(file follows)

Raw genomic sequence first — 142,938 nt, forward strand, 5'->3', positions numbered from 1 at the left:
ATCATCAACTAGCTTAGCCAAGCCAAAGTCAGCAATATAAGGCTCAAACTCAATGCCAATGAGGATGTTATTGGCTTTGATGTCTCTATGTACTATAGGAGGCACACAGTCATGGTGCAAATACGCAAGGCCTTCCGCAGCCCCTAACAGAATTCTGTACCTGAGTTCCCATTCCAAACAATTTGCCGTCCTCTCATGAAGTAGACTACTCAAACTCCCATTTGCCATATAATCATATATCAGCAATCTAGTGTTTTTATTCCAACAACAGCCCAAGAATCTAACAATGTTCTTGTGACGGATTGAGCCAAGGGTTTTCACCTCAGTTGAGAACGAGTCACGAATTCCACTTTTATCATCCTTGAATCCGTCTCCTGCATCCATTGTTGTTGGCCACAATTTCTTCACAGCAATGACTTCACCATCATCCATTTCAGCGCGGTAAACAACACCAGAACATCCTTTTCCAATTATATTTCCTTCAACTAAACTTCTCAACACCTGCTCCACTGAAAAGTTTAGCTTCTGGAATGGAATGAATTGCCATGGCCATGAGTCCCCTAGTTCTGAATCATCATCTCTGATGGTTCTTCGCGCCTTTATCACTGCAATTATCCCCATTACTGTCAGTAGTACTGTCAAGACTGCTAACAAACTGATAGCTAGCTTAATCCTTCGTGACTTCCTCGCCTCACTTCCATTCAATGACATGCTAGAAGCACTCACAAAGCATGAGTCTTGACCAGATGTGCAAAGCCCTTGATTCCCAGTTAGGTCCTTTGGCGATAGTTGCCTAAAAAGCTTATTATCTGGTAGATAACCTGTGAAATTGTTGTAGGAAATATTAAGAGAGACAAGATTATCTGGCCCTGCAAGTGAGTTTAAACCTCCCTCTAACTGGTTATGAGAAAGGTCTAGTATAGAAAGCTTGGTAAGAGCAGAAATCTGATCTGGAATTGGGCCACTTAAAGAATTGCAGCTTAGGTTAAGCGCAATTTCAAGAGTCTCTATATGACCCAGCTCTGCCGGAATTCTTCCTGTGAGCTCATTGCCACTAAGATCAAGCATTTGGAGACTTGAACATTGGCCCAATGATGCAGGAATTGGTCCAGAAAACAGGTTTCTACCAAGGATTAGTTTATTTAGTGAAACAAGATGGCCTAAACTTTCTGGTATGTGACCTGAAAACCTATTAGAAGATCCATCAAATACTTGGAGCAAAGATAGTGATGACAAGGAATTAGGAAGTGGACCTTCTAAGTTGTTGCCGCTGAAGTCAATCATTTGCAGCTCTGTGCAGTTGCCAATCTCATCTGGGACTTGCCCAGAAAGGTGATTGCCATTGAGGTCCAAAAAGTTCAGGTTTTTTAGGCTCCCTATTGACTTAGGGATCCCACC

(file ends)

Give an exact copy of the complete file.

Raw genomic sequence first — 142,938 nt, forward strand, 5'->3', positions numbered from 1 at the left:
ATCATCAACTAGCTTAGCCAAGCCAAAGTCAGCAATATAAGGCTCAAACTCAATGCCAATGAGGATGTTATTGGCTTTGATGTCTCTATGTACTATAGGAGGCACACAGTCATGGTGCAAATACGCAAGGCCTTCCGCAGCCCCTAACAGAATTCTGTACCTGAGTTCCCATTCCAAACAATTTGCCGTCCTCTCATGAAGTAGACTACTCAAACTCCCATTTGCCATATAATCATATATCAGCAATCTAGTGTTTTTATTCCAACAACAGCCCAAGAATCTAACAATGTTCTTGTGACGGATTGAGCCAAGGGTTTTCACCTCAGTTGAGAACGAGTCACGAATTCCACTTTTATCATCCTTGAATCCGTCTCCTGCATCCATTGTTGTTGGCCACAATTTCTTCACAGCAATGACTTCACCATCATCCATTTCAGCGCGGTAAACAACACCAGAACATCCTTTTCCAATTATATTTCCTTCAACTAAACTTCTCAACACCTGCTCCACTGAAAAGTTTAGCTTCTGGAATGGAATGAATTGCCATGGCCATGAGTCCCCTAGTTCTGAATCATCATCTCTGATGGTTCTTCGCGCCTTTATCACTGCAATTATCCCCATTACTGTCAGTAGTACTGTCAAGACTGCTAACAAACTGATAGCTAGCTTAATCCTTCGTGACTTCCTCGCCTCACTTCCATTCAATGACATGCTAGAAGCACTCACAAAGCATGAGTCTTGACCAGATGTGCAAAGCCCTTGATTCCCAGTTAGGTCCTTTGGCGATAGTTGCCTAAAAAGCTTATTATCTGGTAGATAACCTGTGAAATTGTTGTAGGAAATATTAAGAGAGACAAGATTATCTGGCCCTGCAAGTGAGTTTAAACCTCCCTCTAACTGGTTATGAGAAAGGTCTAGTATAGAAAGCTTGGTAAGAGCAGAAATCTGATCTGGAATTGGGCCACTTAAAGAATTGCAGCTTAGGTTAAGCGCAATTTCAAGAGTCTCTATATGACCCAGCTCTGCCGGAATTCTTCCTGTGAGCTCATTGCCACTAAGATCAAGCATTTGGAGACTTGAACATTGGCCCAATGATGCAGGAATTGGTCCAGAAAACAGGTTTCTACCAAGGATTAGTTTATTTAGTGAAACAAGATGGCCTAAACTTTCTGGTATGTGACCTGAAAACCTATTAGAAGATCCATCAAATACTTGGAGCAAAGATAGTGATGACAAGGAATTAGGAAGTGGACCTTCTAAGTTGTTGCCGCTGAAGTCAATCATTTGCAGCTCTGTGCAGTTGCCAATCTCATCTGGGACTTGCCCAGAAAGGTGATTGCCATTGAGGTCCAAAAAGTTCAGGTTTTTTAGGCTCCCTATTGACTTAGGGATCCCACC